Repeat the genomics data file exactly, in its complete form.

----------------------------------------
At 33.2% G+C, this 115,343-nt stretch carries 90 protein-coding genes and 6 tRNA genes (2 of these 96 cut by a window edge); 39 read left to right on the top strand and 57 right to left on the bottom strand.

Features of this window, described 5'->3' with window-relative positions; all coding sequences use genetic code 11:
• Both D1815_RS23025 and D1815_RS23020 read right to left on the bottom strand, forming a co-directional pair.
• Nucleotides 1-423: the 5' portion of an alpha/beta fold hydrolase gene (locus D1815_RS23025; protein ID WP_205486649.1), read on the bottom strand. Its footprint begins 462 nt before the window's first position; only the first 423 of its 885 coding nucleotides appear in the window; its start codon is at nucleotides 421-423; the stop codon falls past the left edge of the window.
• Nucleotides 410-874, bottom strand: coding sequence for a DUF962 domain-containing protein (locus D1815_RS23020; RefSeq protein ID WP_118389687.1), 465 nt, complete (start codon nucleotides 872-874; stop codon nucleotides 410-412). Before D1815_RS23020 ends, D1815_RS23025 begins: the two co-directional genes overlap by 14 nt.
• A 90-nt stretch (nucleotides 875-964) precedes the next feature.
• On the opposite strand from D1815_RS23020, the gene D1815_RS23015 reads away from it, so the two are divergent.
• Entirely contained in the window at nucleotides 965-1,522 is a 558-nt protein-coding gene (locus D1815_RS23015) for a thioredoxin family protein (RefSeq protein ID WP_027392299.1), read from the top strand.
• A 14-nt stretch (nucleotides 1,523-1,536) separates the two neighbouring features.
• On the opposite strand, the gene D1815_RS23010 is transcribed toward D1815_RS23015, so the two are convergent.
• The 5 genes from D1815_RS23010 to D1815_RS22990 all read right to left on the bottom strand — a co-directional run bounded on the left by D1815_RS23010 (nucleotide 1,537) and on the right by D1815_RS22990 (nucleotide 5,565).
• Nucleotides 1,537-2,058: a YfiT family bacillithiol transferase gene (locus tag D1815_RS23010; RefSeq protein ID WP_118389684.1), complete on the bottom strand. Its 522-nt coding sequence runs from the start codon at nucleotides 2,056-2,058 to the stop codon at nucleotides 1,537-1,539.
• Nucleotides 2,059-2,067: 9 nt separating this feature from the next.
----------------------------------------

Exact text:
At 33.2% G+C, this 115,343-nt stretch carries 90 protein-coding genes and 6 tRNA genes (2 of these 96 cut by a window edge); 39 read left to right on the top strand and 57 right to left on the bottom strand.

Features of this window, described 5'->3' with window-relative positions; all coding sequences use genetic code 11:
• Both D1815_RS23025 and D1815_RS23020 read right to left on the bottom strand, forming a co-directional pair.
• Nucleotides 1-423: the 5' portion of an alpha/beta fold hydrolase gene (locus D1815_RS23025; protein ID WP_205486649.1), read on the bottom strand. Its footprint begins 462 nt before the window's first position; only the first 423 of its 885 coding nucleotides appear in the window; its start codon is at nucleotides 421-423; the stop codon falls past the left edge of the window.
• Nucleotides 410-874, bottom strand: coding sequence for a DUF962 domain-containing protein (locus D1815_RS23020; RefSeq protein ID WP_118389687.1), 465 nt, complete (start codon nucleotides 872-874; stop codon nucleotides 410-412). Before D1815_RS23020 ends, D1815_RS23025 begins: the two co-directional genes overlap by 14 nt.
• A 90-nt stretch (nucleotides 875-964) precedes the next feature.
• On the opposite strand from D1815_RS23020, the gene D1815_RS23015 reads away from it, so the two are divergent.
• Entirely contained in the window at nucleotides 965-1,522 is a 558-nt protein-coding gene (locus D1815_RS23015) for a thioredoxin family protein (RefSeq protein ID WP_027392299.1), read from the top strand.
• A 14-nt stretch (nucleotides 1,523-1,536) separates the two neighbouring features.
• On the opposite strand, the gene D1815_RS23010 is transcribed toward D1815_RS23015, so the two are convergent.
• The 5 genes from D1815_RS23010 to D1815_RS22990 all read right to left on the bottom strand — a co-directional run bounded on the left by D1815_RS23010 (nucleotide 1,537) and on the right by D1815_RS22990 (nucleotide 5,565).
• Nucleotides 1,537-2,058: a YfiT family bacillithiol transferase gene (locus tag D1815_RS23010; RefSeq protein ID WP_118389684.1), complete on the bottom strand. Its 522-nt coding sequence runs from the start codon at nucleotides 2,056-2,058 to the stop codon at nucleotides 1,537-1,539.
• Nucleotides 2,059-2,067: 9 nt separating this feature from the next.